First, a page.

3038 Clement Street

As we first reported back in 2012 with respect to a Clement Street development which was quietly in the works at the time:

While the neighbors and neighborhood groups haven’t yet been notified, the owner of the single-story building at 3038 Clement Street is quietly working on plans to raze the “European Food” market and build a four-story, 40-foot tall building with six three-bedroom condos over ground floor retail and parking for six cars on the site between 31st and 32nd Avenues, from which San Francisco’s first Fresh & Easy is a fifty-foot walk.

With the design for the project having since been modified to include three two-bedrooms and three three-bedrooms along with parking for ten bikes (in addition to the six cars), this afternoon, San Francisco’s Planning Commission is slated to decide whether or not to approve the development as proposed:


The Planning Department, which recommends approval of the 3032-3038 Clement Street project, has received eight letters in support of the development and none opposed.


32 thoughts on “Designs For New Condos On Clement Street Slated To Be Approved”
  1. Too bad, I liked this store. Great sunflower seed fresh baked bread and awesome dry sausage from Poland that tastes just like in France. Try the smoked fish section too.

  2. Why is it “too bad”? No one is saying the store will close, nor implying that. The owner can choose to do what they want.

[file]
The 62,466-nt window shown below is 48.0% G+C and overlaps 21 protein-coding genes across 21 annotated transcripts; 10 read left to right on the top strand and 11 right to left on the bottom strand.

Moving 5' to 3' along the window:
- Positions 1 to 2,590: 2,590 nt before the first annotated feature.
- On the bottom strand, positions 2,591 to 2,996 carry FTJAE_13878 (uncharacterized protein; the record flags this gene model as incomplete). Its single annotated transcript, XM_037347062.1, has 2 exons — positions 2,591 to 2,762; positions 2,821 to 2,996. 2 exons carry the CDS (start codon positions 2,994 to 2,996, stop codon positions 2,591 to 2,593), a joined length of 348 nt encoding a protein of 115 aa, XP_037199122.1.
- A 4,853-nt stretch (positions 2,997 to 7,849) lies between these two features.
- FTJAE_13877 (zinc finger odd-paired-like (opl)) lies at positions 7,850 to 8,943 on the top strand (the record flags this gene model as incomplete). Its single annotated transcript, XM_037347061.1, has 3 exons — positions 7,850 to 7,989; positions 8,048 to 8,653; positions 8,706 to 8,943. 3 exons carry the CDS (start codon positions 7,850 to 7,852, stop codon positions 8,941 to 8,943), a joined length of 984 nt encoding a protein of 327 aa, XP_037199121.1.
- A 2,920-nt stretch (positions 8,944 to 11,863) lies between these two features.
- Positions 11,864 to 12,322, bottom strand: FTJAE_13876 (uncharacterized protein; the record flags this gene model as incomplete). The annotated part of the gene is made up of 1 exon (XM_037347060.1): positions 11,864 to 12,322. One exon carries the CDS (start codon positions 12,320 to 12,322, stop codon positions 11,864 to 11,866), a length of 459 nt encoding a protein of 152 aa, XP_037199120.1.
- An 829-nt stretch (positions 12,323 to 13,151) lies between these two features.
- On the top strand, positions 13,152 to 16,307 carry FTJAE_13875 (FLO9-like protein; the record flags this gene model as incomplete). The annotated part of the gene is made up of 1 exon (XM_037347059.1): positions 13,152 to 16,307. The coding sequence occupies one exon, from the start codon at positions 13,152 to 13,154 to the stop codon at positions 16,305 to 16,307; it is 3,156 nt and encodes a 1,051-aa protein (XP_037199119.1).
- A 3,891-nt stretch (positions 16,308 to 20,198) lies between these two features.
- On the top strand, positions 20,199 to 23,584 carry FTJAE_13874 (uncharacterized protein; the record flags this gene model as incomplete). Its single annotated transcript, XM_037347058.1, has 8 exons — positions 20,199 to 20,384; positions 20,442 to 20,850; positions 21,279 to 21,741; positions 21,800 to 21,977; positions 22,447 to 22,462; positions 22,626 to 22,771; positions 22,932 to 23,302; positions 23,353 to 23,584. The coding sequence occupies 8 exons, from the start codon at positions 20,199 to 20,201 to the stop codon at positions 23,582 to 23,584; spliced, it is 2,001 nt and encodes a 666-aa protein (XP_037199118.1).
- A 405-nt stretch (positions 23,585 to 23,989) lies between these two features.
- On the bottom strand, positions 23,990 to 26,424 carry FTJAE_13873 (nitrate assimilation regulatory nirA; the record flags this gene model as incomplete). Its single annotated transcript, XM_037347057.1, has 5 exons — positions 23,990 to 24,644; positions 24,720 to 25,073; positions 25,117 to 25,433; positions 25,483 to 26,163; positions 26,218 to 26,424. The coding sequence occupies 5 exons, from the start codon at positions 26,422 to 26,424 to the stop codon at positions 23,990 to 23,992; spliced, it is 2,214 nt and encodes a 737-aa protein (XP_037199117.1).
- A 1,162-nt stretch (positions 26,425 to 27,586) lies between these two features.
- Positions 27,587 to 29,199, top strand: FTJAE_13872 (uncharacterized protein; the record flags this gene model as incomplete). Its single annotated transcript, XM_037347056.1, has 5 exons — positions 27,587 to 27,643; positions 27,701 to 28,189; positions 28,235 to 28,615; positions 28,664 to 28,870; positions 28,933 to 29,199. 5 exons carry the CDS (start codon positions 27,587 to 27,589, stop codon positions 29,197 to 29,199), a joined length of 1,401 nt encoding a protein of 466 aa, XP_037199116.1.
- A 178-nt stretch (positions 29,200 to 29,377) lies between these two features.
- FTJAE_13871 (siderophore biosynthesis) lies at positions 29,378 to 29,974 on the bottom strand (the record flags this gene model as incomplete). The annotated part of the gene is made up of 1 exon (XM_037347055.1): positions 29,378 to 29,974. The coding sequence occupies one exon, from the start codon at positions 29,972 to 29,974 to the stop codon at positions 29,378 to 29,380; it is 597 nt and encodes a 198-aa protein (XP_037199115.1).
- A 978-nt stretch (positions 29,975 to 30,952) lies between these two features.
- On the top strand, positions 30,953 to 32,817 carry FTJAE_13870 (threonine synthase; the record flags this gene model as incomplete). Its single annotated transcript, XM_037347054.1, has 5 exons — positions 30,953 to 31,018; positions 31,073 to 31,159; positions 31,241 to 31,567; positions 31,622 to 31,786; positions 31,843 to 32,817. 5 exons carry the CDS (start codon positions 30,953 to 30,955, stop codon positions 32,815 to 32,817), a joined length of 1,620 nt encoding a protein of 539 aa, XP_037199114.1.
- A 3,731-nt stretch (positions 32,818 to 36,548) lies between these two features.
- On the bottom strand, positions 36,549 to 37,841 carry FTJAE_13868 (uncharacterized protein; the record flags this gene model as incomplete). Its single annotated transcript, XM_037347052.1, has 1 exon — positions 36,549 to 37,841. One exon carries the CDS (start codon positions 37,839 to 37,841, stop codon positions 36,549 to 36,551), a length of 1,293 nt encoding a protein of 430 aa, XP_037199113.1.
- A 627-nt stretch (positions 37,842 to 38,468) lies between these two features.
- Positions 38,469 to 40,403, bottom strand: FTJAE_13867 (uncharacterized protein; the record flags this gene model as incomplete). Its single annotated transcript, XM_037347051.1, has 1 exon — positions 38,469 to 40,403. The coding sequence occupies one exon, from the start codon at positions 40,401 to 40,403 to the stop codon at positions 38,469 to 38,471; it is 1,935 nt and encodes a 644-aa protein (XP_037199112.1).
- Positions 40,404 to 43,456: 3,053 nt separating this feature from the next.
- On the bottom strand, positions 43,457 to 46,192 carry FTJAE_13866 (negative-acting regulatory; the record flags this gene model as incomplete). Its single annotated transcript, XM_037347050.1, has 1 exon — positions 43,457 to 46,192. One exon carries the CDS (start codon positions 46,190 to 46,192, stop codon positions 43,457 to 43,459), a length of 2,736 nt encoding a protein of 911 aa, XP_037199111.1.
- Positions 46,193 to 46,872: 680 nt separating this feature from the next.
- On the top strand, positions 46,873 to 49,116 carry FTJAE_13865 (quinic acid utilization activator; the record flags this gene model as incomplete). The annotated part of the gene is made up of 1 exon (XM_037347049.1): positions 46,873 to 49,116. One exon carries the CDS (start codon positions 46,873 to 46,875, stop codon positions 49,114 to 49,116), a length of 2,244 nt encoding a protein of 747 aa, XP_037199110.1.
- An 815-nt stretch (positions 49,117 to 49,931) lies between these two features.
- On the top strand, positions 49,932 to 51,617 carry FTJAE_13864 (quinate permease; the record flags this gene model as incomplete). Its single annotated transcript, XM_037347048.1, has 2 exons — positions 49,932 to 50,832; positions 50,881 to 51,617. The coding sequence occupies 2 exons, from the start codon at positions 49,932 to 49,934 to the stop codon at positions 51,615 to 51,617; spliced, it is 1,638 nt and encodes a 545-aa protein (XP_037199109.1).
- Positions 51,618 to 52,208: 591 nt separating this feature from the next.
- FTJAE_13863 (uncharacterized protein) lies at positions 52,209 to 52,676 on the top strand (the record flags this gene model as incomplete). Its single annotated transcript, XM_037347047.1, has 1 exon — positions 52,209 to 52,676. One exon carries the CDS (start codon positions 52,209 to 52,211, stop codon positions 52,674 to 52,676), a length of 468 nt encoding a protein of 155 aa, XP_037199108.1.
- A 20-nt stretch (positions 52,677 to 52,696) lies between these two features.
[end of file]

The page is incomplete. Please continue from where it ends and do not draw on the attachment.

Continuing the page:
The store can be relocated anywhere, including the new ground floor retail. Did you think of that?
    It gets tiresome to hear complaints that have no bearing on reality.
    [Editor’s Note: In reality, the existing commercial space is 3,940 square feet while the new retail space will be 914 and likely too small for the market, not to mention the two year downtime during construction.]

  3. As the editor’s note points out, it is unlikely the market will be a tenant upon completion. Although it is not a large loss as there are countless more European grocery stores on Geary.

  4. I get your points, but it’s somewhat disingenuous to imply that the market is simply closing. We don’t know that the owner could be thinking about moving it to a new location. Do we?
    My point is the “too bad” comment without merit. It smacks of the all too common attitude here in SF that nothing should change. Great cities continually evolve and change.
    IMO, there is nothing to bad about this new project.

  5. Agree with Futurist (a first?). Could be taller though. Four stories seems to be massively underbuilding such a transit/pedestrian friendly location.
    Now if only the ugly car repair place next door would close and be redeveloped into a nice 6-8 story building.

  6. As for displacement it would be great to see the retail stretch here along Clement become more competitive. Recent turnover in the somewhat beleaguered strip across from F&E included losing a fishing tackle shop and picking up a martial arts studio. Sad if you fish, happy if you’re a ninja.
    Will be interesting to see how new condo product does out this far in the (North Outer? South Lake District? Backside of Seacliff?). Not a lot of close comps for brand new units. I think the Julie Lee/Eric Mar extortion project on 26th is apartments, no?

  7. FWIW, the property and euro market owner(s) appear to be the same per liquor license and prop tax records.